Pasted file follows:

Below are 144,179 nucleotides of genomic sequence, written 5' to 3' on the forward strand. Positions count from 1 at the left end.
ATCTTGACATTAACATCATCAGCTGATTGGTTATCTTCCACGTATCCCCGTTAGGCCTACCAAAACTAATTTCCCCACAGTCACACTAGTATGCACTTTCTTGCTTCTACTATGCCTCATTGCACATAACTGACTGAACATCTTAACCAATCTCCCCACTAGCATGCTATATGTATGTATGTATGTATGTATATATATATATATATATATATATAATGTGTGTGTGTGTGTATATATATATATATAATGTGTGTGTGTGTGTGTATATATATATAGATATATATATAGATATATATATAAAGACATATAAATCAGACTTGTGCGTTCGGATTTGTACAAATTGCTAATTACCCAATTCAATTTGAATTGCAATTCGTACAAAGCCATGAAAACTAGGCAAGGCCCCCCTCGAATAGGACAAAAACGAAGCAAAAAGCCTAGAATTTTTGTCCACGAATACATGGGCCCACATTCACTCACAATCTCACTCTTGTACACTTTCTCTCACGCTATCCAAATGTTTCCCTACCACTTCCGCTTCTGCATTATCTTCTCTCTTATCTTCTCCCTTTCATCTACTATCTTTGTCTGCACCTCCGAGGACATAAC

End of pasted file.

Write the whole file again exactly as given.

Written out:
Below are 144,179 nucleotides of genomic sequence, written 5' to 3' on the forward strand. Positions count from 1 at the left end.
ATCTTGACATTAACATCATCAGCTGATTGGTTATCTTCCACGTATCCCCGTTAGGCCTACCAAAACTAATTTCCCCACAGTCACACTAGTATGCACTTTCTTGCTTCTACTATGCCTCATTGCACATAACTGACTGAACATCTTAACCAATCTCCCCACTAGCATGCTATATGTATGTATGTATGTATGTATATATATATATATATATATATATAATGTGTGTGTGTGTGTATATATATATATATAATGTGTGTGTGTGTGTGTATATATATATAGATATATATATAGATATATATATAAAGACATATAAATCAGACTTGTGCGTTCGGATTTGTACAAATTGCTAATTACCCAATTCAATTTGAATTGCAATTCGTACAAAGCCATGAAAACTAGGCAAGGCCCCCCTCGAATAGGACAAAAACGAAGCAAAAAGCCTAGAATTTTTGTCCACGAATACATGGGCCCACATTCACTCACAATCTCACTCTTGTACACTTTCTCTCACGCTATCCAAATGTTTCCCTACCACTTCCGCTTCTGCATTATCTTCTCTCTTATCTTCTCCCTTTCATCTACTATCTTTGTCTGCACCTCCGAGGACATAAC